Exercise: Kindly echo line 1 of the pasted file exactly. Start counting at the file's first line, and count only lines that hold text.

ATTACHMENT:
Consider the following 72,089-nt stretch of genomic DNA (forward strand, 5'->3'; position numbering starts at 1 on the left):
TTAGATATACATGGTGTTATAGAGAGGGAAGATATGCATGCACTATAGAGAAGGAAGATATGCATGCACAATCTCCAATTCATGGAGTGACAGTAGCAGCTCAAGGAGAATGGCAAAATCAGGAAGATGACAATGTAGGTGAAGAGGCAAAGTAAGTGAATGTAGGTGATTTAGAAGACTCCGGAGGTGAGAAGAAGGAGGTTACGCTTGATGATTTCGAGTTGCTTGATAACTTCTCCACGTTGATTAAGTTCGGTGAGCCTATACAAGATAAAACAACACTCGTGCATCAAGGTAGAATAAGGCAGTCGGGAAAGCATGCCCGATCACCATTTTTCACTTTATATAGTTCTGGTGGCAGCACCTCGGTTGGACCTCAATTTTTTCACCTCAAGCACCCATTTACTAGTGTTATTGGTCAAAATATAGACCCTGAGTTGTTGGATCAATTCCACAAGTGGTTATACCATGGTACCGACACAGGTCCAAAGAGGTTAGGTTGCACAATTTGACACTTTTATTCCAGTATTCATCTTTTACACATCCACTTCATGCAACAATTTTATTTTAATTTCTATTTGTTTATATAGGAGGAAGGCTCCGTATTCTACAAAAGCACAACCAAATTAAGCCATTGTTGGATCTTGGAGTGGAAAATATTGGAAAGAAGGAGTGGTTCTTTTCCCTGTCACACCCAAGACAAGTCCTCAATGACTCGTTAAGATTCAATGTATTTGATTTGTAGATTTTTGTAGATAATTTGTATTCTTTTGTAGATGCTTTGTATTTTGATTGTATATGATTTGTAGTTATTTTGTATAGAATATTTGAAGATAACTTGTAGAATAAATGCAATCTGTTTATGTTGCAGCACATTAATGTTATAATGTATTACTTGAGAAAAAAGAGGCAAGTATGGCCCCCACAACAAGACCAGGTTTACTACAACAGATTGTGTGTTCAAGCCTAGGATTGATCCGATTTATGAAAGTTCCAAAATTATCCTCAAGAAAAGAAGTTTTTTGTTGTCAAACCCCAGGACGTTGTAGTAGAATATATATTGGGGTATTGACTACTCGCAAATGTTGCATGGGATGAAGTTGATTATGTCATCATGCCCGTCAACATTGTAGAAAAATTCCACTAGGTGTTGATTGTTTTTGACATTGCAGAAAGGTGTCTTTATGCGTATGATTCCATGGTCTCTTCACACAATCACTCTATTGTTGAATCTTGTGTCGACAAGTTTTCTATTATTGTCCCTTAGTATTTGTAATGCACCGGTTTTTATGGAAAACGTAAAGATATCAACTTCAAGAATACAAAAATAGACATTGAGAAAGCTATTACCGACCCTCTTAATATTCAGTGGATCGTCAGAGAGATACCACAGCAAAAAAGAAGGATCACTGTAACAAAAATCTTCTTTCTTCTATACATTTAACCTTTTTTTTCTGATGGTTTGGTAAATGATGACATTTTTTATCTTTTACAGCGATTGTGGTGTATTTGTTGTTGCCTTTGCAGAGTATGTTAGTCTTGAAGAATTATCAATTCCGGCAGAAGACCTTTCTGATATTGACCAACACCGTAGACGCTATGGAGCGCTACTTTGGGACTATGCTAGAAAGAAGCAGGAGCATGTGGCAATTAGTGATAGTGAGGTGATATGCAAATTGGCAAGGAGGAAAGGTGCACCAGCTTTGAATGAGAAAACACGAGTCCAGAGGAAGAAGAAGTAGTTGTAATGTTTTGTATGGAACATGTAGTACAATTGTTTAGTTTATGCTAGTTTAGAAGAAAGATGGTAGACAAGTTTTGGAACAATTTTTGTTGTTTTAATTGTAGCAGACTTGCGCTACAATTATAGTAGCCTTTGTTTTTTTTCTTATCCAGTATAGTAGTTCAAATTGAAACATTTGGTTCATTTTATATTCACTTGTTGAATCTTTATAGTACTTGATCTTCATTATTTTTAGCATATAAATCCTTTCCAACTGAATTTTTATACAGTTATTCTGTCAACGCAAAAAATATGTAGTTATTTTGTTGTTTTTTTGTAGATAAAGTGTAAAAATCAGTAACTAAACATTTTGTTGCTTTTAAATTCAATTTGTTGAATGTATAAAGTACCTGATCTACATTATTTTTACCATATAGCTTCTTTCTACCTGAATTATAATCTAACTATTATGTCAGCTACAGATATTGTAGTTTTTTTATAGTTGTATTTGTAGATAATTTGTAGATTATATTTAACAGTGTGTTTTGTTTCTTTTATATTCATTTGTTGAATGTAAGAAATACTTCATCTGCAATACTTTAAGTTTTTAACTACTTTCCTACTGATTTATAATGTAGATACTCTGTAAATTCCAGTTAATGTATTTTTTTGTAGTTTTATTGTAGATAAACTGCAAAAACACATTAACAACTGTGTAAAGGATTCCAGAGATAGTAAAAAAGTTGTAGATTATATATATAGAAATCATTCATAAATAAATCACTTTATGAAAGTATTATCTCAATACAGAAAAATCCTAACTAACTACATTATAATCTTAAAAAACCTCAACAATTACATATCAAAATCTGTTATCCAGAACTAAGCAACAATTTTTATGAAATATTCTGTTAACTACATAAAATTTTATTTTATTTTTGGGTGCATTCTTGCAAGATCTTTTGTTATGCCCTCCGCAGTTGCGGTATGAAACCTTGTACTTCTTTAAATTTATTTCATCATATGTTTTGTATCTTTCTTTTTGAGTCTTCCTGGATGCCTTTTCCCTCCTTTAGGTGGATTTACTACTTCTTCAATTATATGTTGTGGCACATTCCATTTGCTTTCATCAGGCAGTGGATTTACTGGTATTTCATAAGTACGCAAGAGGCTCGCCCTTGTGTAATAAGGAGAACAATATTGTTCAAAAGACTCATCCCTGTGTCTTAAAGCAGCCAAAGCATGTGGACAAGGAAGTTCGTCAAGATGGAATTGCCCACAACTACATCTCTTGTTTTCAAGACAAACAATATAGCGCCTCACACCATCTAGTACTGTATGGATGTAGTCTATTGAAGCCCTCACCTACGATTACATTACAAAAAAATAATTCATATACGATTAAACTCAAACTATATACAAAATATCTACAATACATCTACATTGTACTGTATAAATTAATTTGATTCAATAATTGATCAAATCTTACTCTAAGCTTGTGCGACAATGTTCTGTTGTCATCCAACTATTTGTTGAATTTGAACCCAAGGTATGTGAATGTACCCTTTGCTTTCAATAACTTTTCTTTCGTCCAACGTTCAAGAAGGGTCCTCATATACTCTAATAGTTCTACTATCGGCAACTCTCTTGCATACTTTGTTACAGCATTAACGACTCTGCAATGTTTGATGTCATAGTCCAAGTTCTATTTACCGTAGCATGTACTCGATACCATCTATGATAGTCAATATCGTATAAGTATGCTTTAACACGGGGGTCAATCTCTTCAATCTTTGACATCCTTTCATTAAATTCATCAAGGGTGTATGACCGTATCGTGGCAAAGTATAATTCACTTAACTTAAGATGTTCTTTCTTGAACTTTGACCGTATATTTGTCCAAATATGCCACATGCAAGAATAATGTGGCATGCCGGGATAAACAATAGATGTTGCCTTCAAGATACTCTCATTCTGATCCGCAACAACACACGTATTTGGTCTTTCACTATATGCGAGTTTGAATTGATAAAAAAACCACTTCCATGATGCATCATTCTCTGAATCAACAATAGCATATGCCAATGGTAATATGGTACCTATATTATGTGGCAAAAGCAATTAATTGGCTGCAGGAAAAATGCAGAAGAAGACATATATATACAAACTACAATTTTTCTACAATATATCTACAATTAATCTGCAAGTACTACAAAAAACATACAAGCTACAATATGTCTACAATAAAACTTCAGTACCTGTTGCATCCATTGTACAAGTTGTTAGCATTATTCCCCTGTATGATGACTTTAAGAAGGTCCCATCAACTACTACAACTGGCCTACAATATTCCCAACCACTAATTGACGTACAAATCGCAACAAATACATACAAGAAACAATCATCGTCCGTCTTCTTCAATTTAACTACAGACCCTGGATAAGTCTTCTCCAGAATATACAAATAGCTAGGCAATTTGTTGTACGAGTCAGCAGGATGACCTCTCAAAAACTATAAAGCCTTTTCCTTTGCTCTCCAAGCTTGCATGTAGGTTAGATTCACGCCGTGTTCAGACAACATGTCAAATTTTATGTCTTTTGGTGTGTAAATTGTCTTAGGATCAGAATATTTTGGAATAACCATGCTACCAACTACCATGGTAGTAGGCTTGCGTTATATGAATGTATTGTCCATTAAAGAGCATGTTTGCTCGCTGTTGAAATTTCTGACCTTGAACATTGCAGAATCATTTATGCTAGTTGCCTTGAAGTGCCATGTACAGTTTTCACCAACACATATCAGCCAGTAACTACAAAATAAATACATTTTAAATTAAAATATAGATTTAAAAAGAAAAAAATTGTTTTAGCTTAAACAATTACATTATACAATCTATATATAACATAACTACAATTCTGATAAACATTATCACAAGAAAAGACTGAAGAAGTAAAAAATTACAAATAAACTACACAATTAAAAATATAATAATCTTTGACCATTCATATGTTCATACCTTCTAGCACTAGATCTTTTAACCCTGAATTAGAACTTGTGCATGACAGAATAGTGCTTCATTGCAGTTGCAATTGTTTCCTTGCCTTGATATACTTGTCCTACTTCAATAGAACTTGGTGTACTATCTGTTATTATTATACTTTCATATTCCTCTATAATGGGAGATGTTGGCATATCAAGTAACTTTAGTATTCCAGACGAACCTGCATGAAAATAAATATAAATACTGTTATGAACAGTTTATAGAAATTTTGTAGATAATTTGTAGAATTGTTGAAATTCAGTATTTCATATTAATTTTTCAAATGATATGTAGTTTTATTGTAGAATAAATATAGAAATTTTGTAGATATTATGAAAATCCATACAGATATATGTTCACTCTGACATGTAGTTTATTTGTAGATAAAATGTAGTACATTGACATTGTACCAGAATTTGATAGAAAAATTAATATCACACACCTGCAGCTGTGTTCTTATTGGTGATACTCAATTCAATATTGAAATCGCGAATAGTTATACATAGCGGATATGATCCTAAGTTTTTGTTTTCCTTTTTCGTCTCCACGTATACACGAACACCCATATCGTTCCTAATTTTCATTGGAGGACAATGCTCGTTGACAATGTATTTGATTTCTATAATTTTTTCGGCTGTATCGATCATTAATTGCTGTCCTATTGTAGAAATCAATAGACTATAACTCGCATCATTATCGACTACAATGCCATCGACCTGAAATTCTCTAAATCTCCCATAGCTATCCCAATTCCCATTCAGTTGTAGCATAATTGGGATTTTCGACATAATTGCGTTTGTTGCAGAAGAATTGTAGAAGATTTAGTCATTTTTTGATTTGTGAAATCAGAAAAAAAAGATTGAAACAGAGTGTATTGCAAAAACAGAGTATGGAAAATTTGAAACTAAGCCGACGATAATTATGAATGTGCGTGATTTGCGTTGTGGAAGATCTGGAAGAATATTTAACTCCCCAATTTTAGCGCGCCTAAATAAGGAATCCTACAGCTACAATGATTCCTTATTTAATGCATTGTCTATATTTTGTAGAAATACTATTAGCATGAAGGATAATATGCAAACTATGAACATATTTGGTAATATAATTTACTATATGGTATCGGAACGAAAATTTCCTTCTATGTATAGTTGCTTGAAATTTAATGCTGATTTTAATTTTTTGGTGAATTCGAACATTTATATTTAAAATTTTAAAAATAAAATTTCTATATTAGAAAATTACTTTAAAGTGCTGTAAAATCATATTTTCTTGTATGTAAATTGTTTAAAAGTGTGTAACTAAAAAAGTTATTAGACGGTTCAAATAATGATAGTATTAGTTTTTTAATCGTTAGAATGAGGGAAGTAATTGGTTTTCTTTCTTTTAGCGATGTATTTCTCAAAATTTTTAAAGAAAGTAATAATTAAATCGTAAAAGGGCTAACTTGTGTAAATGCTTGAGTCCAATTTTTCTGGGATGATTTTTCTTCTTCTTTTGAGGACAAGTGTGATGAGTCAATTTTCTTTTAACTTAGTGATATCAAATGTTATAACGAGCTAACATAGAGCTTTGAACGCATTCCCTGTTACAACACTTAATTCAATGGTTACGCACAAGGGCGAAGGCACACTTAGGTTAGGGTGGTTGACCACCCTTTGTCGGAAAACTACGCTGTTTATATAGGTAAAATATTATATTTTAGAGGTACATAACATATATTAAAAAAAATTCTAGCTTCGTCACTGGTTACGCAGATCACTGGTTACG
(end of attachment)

Consider the following 72,089-nt stretch of genomic DNA (forward strand, 5'->3'; position numbering starts at 1 on the left):